South Florida College Students Face Changes in Student Loan Availability


Students in South Florida will soon find it more difficult to get student loans than ever before. Those that are most impacted by this change are students attending Broward College, which also happens to be one of Florida’s largest community colleges.

Kent Dunston is now spearheading a new two hour financial aid lesson that is mandatory for students to attend before they can receive any financial assistance. The point of Dunston’s lesson is to essentially frighten students into making wise financial decisions and not allowing their loans to go into default.

It’s safe to say that placing pressure on students prior to even receiving any aid comes in large part due to the pressure that schools are feeling stemming from the more the $1.2 trillion in student loans nationwide. Schools are now being penalized if a certain percentage of their students are in default on their loans and the punishment comes in the form of federal aid being reduced or even taken away.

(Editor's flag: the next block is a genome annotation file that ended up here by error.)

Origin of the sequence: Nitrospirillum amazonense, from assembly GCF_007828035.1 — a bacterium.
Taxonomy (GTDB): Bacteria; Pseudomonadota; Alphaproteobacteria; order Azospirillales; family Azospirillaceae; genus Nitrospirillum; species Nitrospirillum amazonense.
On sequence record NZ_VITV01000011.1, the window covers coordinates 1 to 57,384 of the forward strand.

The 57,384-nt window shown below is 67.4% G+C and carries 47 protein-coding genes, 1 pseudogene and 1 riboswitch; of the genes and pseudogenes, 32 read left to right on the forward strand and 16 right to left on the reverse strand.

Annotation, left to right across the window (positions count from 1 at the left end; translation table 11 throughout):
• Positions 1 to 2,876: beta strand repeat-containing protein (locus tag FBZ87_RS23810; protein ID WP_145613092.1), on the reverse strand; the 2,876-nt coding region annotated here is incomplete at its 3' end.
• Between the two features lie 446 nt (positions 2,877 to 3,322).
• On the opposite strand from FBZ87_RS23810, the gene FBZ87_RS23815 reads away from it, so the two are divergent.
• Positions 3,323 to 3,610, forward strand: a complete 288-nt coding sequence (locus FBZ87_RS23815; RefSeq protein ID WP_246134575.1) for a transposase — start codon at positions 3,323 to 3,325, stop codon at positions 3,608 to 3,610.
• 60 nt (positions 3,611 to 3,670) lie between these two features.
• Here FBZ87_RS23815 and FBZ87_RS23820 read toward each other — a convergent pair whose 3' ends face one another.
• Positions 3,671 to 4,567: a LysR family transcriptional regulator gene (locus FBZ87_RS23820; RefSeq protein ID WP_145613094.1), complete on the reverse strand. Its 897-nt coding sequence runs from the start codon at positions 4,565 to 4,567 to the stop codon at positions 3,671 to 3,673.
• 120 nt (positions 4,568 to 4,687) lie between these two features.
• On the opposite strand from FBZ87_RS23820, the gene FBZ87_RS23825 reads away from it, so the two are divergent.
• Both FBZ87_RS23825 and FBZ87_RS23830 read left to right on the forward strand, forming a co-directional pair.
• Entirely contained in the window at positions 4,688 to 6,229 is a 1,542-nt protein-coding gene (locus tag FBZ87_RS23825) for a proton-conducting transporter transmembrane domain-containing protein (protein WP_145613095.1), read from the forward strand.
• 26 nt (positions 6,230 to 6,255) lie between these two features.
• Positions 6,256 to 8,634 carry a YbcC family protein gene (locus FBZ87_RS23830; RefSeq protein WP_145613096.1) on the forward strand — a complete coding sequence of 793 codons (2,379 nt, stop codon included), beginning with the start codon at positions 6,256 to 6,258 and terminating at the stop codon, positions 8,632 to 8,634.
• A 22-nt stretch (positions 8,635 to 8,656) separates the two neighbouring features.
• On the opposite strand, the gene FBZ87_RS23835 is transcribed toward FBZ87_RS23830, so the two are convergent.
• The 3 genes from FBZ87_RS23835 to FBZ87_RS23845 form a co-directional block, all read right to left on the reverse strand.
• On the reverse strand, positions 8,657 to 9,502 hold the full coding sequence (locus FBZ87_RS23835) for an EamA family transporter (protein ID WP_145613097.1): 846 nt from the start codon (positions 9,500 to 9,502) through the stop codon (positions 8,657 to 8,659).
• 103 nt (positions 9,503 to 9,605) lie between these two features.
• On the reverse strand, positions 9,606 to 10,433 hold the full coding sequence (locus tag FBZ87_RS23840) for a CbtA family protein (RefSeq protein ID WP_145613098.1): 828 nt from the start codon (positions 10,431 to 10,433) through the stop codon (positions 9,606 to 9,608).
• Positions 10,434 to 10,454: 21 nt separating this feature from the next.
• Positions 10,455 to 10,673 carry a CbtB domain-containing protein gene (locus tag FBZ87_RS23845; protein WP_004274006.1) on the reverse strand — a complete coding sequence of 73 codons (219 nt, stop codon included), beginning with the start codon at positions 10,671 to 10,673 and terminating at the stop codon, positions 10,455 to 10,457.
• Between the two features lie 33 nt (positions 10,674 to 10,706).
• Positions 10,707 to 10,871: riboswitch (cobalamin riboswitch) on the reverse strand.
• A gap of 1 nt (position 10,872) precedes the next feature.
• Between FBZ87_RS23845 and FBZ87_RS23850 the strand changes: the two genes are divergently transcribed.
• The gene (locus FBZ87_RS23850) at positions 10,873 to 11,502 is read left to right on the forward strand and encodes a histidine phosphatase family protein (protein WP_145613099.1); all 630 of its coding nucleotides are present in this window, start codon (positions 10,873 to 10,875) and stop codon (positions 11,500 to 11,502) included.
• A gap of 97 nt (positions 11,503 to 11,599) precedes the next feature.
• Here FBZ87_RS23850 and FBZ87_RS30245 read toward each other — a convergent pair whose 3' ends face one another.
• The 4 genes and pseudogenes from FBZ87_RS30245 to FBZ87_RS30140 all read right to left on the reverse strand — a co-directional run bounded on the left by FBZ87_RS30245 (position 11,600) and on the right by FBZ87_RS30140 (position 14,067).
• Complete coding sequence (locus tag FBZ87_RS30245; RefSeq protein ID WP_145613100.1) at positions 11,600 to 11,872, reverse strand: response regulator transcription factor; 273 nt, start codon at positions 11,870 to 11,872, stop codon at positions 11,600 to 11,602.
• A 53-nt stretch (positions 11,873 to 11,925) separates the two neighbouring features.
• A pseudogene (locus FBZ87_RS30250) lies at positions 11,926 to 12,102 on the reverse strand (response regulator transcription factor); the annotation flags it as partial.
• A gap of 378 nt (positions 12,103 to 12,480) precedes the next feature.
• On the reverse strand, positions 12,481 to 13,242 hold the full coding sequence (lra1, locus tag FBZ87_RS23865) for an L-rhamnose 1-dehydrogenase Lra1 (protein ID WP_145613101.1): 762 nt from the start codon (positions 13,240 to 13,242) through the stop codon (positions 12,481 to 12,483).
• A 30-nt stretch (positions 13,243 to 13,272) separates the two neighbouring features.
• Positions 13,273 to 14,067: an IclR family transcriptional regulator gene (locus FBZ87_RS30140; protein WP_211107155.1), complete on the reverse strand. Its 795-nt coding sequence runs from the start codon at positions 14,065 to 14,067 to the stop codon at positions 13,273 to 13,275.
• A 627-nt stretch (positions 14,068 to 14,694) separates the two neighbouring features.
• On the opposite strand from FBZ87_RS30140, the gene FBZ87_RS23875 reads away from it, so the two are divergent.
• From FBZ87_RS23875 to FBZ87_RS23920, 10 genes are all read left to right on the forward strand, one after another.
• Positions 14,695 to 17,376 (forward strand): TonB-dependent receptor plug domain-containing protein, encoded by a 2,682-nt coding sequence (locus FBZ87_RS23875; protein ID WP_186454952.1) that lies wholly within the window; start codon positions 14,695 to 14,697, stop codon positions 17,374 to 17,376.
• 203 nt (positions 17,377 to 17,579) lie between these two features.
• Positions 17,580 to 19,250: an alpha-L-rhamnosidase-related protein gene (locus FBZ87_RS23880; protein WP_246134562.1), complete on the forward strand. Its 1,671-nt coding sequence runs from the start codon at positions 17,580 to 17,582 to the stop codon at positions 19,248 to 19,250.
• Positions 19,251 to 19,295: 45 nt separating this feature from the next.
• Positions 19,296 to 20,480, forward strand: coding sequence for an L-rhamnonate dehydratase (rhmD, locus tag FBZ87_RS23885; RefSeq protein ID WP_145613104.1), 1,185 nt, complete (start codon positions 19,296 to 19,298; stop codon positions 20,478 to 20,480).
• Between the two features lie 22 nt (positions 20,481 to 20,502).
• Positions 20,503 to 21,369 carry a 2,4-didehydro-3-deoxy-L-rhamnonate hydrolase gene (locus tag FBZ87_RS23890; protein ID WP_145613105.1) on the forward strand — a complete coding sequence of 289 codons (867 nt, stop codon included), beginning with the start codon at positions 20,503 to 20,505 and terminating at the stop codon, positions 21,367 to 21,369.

Another way Broward College is trying reduce the amount of debt that is held by its students is by refusing unsubsidized loans. These are by far the most expensive loans for students as they are required to begin paying on the interest right away. Going a step further than other schools in the state, they are also no longer accepting private loans or allowing students to take out more loans they actually need to cover school expenses.

These new ways for accepting aid and lecturing students before enrollment is all part of an experiment that is taking place at 28 community, four year and online colleges. Dunston is in charge of monitoring the more than 60,000 students at Broward College and hopes there is an improvement due to the combination of loan refusals and only allowing students to take what they need in terms of financial aid.

Dunston says, “We want to assure ourselves that they understand what the hooks are on the back end of these programs.”

So far it seems like this may be a promising change for Broward College. The default rate for the college has gone down from 13.7% in default to 12%.

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